Worldwide, gene drive regulations are in flux. Gene drives are being developed using transgenic technology (GMOs) that contain foreign genes, as well as gene editing, including CRISPR (synthetic gene drives), which do not, complicating regulatory oversight as gene editing and GMOs are often regulated differently.
In 2017, the Norwegian Biotechnology Advisory Board recommended a moratorium on the use of gene drives until international regulations for handling and risk assessment are in place. Gene drive research, including field trials, could be allowed if they are able to be contained. Research field trials must be developed according to EU and UN guidelines.
Norway has a history of fierce opposition to transgenic biotechnology (GMOs) dating to the early 2000s. Biotechnology in Norway is regulated by the Ministry of Agriculture, the Ministry of Environment and the Ministry of Health. Genetically engineered organisms are regulated by the Gene Technology Act, one of the world’s strictest, which requires that genetically modified products contribute to sustainable development in order to be approved.
2017: Norwegian Biotechnology Advisory Board proposes final recommendations for how gene drives should be regulated, including a moratorium on the use of gene drives until international regulations for handling and risk assessment are in place.
2001: Cartagena Protocol (an international agreement) ratified, which protects the transport and use of organisms modified by biotechnology.
1993: Gene Technology Act finalized, which states products should be ethically justified, sustainable and provide societal benefits.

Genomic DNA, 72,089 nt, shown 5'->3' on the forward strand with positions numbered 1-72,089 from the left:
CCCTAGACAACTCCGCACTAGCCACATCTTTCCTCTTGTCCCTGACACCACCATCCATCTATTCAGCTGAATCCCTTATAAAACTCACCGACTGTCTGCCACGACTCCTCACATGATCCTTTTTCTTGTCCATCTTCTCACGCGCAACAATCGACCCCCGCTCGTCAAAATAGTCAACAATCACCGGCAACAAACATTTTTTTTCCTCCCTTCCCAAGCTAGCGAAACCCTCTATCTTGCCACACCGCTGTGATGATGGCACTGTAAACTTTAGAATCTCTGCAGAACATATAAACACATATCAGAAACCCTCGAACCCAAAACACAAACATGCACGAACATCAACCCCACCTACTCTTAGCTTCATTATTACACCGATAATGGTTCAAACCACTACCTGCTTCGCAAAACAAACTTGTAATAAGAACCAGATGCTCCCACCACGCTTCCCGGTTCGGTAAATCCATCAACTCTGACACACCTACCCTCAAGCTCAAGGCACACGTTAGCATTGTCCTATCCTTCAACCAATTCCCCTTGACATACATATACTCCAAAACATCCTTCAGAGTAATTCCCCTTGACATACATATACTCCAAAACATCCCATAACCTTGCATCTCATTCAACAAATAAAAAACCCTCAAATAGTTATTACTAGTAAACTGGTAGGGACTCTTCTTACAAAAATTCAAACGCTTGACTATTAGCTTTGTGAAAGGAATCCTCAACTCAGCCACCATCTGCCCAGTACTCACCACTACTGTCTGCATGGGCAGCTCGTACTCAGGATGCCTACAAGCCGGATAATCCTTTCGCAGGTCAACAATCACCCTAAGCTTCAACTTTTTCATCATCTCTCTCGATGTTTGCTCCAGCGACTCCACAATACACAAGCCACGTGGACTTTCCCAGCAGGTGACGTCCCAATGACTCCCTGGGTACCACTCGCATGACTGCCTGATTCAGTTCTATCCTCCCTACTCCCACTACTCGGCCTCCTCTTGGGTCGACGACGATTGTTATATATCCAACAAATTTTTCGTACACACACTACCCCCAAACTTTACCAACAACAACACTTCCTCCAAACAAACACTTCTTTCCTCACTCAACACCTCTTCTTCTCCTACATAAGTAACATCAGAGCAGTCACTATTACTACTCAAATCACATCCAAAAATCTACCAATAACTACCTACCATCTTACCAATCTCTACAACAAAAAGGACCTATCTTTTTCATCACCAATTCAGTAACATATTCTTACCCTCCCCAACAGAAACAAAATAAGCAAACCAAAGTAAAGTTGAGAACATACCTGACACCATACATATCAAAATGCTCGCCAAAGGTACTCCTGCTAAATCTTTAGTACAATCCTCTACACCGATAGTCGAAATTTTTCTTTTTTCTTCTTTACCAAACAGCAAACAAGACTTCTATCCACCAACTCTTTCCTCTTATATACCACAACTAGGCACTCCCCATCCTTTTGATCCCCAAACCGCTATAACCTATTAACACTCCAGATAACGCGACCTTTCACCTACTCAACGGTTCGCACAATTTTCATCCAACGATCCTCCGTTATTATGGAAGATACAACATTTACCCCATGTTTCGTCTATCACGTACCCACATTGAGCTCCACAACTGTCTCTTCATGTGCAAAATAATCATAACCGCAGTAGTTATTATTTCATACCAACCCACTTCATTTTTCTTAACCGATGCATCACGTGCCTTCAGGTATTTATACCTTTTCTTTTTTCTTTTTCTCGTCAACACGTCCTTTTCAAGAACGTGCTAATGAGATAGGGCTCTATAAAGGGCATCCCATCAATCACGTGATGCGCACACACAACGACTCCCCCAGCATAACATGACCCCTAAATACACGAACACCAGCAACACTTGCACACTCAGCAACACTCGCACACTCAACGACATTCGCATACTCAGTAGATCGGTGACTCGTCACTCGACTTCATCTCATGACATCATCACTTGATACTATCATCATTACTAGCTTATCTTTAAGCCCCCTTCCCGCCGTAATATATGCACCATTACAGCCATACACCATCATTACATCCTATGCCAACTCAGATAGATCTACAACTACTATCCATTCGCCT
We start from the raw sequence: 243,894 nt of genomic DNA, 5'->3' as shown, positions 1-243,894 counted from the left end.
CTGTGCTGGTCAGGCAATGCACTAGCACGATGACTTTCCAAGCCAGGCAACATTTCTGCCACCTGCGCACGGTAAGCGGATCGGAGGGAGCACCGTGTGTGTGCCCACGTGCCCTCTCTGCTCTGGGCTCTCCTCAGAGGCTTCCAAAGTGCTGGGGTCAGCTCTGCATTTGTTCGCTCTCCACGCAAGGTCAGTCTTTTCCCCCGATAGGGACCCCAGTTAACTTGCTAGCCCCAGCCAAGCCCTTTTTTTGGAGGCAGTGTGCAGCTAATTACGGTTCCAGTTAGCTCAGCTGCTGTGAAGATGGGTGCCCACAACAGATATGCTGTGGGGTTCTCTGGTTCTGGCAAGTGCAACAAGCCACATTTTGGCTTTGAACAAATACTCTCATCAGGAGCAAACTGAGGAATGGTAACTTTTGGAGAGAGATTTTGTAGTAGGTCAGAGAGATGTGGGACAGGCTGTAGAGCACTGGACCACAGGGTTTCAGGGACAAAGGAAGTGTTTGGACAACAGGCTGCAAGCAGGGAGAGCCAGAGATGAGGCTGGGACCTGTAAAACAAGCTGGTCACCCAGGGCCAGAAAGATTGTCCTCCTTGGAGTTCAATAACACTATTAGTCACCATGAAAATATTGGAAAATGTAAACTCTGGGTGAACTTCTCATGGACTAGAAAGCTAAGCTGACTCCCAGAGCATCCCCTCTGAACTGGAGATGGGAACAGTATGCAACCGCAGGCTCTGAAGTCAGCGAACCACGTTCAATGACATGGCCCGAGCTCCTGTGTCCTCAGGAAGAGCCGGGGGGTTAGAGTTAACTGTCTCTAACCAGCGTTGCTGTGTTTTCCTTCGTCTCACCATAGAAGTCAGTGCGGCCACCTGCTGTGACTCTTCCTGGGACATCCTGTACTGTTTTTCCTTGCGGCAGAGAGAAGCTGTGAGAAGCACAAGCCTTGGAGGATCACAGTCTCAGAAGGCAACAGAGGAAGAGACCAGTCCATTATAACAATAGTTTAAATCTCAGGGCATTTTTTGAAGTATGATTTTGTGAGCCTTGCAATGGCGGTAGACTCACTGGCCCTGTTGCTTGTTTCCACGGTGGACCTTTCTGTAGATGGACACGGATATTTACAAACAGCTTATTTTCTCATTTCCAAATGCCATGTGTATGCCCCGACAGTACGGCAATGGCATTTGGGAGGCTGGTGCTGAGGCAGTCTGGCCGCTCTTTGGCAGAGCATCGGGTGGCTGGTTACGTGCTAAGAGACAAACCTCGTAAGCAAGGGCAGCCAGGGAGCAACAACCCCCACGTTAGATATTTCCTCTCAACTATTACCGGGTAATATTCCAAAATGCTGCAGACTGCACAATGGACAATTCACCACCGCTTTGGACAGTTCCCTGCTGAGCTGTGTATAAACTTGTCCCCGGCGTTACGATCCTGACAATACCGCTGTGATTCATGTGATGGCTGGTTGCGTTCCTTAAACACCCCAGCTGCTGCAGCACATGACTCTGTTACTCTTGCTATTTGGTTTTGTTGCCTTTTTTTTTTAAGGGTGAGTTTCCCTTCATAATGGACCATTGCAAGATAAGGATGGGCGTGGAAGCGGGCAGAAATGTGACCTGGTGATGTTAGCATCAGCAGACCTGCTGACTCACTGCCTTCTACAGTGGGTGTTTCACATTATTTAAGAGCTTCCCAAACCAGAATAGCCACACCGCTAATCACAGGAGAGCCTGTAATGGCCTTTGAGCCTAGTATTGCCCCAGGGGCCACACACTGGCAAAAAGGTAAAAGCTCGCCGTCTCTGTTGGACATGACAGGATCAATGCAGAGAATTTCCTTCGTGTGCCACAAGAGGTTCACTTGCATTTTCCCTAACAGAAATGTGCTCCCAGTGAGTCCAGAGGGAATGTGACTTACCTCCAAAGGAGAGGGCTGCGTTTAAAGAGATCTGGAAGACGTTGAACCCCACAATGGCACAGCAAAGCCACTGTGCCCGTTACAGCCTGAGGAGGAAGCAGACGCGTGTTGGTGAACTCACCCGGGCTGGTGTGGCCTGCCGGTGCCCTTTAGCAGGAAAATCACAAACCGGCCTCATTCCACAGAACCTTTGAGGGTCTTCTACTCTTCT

1992: Bioteknologirådet (Biotechnology Council) established. It has since been a consultative body for the government and parliament on both ethical and environmental concerns related to genetically engineered crops for import. Bioteknologirådet has developed close relationships with anti-biotech activists and has yet to recommend importing even a single genetically engineered food crop.
The original opposition to biotechnology in Norway was spearheaded by the Norwegian Institute of Gene Ecology (GenØk) whose purported vision is the safe use of biotechnology. In 2006, GenØk obtained status from the coalition government as the National Center for Biosecurity. It produced a series of studies purporting to demonstrate the dangers of insect-resistant Bt corn, which was used as a pretext to suspend the cultivation of Bt corn in Europe, leading to widespread criticism by mainstream scientists. GenØk became tied very closely to the Biotechnology Council, even exchanging board members, in effect blocking all innovation in the crop biotechnology sector. GenØk has consistently promoted the work of anti-GMO scientists including the discredited findings of French scientist Gilles-Éric Séralini. It also promotes activist documentaries, such as OMG GMO, scathingly criticized by scientists and reviewers.
Many environmental advocacy groups led by a consortium of 18 organizations known as GMO-Nettverket (GMO-Network) are also active detractors of biotechnology in Norway. The organization includes Greenpeace Norway, Friends of the Earth Norway and numerous organic groups The GMO-Network calls for a “precautionary approach to GMOs” and claims they have “adverse effects on the ecological system and cause unacceptable trouble for conventional and organic farming.” Although the group claims that it is “not against GMOs in general,” they maintain there has not been sufficient “research on long-term consequences for the environment and human health”.